This year, 2014, I haven’t seen that much that inspired me yet. My favorite film of last year, hands down, was Gravity, and I was hoping it would win best picture, but certainly happy that my friend Alfonso Cuaron won best director. I did think that this new Captain America was an interesting film for its genre, in that it tackled this idea of digital surveillance and the kind of dark side of our hyperconnected society.

Cameron is certainly in tune with recent advances in technology, and he offered his thoughts on the future of the movies and what he’d like to see done differently in the presentation of film:

48 fps to me is not a format, it’s a tool, like music it’s good to use sparingly and in the right spot. I believe all movies should be made in 3D, forever, but the projection needs to be better, and brighter. I want people to see in the movie theaters what I am seeing in my perfectly calibrated screening room, and people aren’t seeing that. Larger formats. I’d love to see screens get bigger. In terms of storytelling, I’d like to see Hollywood embrace the caliber of writing in feature films that we’re currently seeing in the series on television – more emphasis on character, and less on explosions and pyrotechnics. And I’m talking the big tentpole movies, I think they’re obnoxiously loud and fast… Not that I don’t like loud fast scenes, I just don’t like whole movies that are that way!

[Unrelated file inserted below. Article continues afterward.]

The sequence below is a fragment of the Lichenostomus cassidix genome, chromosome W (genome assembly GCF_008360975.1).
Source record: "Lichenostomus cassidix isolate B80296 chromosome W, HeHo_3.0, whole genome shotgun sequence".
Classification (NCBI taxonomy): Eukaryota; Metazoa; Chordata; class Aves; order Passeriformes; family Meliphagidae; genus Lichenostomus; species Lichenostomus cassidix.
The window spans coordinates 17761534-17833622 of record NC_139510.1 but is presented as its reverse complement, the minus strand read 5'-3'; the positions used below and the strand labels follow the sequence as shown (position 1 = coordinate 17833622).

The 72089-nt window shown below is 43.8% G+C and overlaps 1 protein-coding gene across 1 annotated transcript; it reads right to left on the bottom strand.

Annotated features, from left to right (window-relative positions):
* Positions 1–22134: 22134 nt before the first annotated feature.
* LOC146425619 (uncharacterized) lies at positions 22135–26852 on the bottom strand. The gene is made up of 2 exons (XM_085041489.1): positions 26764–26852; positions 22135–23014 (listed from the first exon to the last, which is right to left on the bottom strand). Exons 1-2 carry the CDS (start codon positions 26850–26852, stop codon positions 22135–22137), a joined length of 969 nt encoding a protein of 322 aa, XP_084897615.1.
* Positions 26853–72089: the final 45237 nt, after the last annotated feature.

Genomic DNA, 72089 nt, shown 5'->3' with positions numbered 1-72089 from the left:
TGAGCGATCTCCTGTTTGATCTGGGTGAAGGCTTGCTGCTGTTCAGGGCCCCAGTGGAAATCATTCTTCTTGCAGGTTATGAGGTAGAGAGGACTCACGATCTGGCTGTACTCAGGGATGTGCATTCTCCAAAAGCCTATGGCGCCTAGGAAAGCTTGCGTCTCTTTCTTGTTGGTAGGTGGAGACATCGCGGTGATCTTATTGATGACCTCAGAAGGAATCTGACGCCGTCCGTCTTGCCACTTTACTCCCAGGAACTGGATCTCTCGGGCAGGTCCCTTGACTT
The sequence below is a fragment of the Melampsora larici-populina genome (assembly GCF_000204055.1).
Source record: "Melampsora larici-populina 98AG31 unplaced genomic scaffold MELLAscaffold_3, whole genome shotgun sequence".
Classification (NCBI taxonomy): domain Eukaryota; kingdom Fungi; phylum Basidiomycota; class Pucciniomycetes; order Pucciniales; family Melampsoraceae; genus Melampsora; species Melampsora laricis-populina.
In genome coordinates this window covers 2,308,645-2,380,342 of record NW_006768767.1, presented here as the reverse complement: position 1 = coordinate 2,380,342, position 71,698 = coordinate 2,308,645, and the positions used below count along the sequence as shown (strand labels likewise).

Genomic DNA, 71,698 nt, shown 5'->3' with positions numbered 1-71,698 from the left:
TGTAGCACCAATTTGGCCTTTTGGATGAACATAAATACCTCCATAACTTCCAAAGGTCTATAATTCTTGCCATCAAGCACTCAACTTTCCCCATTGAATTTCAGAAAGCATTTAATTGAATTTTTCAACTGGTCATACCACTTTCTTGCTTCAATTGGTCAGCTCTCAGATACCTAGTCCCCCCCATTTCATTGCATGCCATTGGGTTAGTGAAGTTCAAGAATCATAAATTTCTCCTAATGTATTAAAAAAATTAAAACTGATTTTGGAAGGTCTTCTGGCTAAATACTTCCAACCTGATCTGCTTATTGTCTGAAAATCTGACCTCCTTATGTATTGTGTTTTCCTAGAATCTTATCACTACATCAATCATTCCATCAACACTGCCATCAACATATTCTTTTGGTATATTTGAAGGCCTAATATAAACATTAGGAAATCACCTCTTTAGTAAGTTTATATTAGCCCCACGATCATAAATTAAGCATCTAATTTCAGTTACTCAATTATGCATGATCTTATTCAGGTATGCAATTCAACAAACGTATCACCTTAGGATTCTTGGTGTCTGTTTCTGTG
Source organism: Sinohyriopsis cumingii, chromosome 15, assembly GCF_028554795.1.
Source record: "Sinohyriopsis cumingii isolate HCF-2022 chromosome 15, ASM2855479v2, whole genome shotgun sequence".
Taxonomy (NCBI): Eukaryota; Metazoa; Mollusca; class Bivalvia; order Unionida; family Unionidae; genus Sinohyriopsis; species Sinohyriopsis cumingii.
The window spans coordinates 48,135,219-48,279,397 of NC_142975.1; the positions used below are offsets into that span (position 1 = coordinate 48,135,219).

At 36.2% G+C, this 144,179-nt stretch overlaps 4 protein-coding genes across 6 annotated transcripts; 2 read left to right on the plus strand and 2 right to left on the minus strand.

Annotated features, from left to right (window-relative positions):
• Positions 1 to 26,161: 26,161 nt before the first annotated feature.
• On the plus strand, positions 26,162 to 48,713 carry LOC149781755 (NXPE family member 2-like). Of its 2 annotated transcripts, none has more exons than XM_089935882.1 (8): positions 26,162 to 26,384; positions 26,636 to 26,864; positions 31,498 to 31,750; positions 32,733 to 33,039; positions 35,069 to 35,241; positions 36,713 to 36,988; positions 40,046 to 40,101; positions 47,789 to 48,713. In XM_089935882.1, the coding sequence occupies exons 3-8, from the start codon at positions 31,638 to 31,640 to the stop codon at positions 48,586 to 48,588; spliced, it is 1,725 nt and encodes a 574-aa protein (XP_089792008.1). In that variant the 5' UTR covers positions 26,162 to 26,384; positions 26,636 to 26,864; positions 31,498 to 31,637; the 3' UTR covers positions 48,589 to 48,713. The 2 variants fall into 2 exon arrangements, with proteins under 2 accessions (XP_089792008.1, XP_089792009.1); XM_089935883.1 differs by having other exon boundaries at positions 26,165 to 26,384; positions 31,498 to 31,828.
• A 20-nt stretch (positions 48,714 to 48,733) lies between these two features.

titanic-james-cameronOf course someone mentioned the whole floating door debacle from Titanic, and Cameron still defends poor Jack’s decision:

Mythbusters did an episode about this and proved that two people could have floated on the door in such a way that both could have survived, but it involved using both of their floatation vests rigged under the door in such a way that they wouldn’t detach. What they neglected to incorporate was the amount of time that they would have had to spend submerged in 28 degree water to attach them that way. Also, Jack is a 19 year old guy processing a problem in real time, in water, at night, and already hypothermic, so that’s a lot to ask of him.

Cameron even addressed his “appearance” on South Park:

It’s funny. It’s like they were actually on the expedition, except I didn’t actually make the crew sing a song about me.

Head over to Reddit to read the full AMA, which includes more of Cameron’s fascinating thoughts on climate change, veganism, and his Entourage cameos.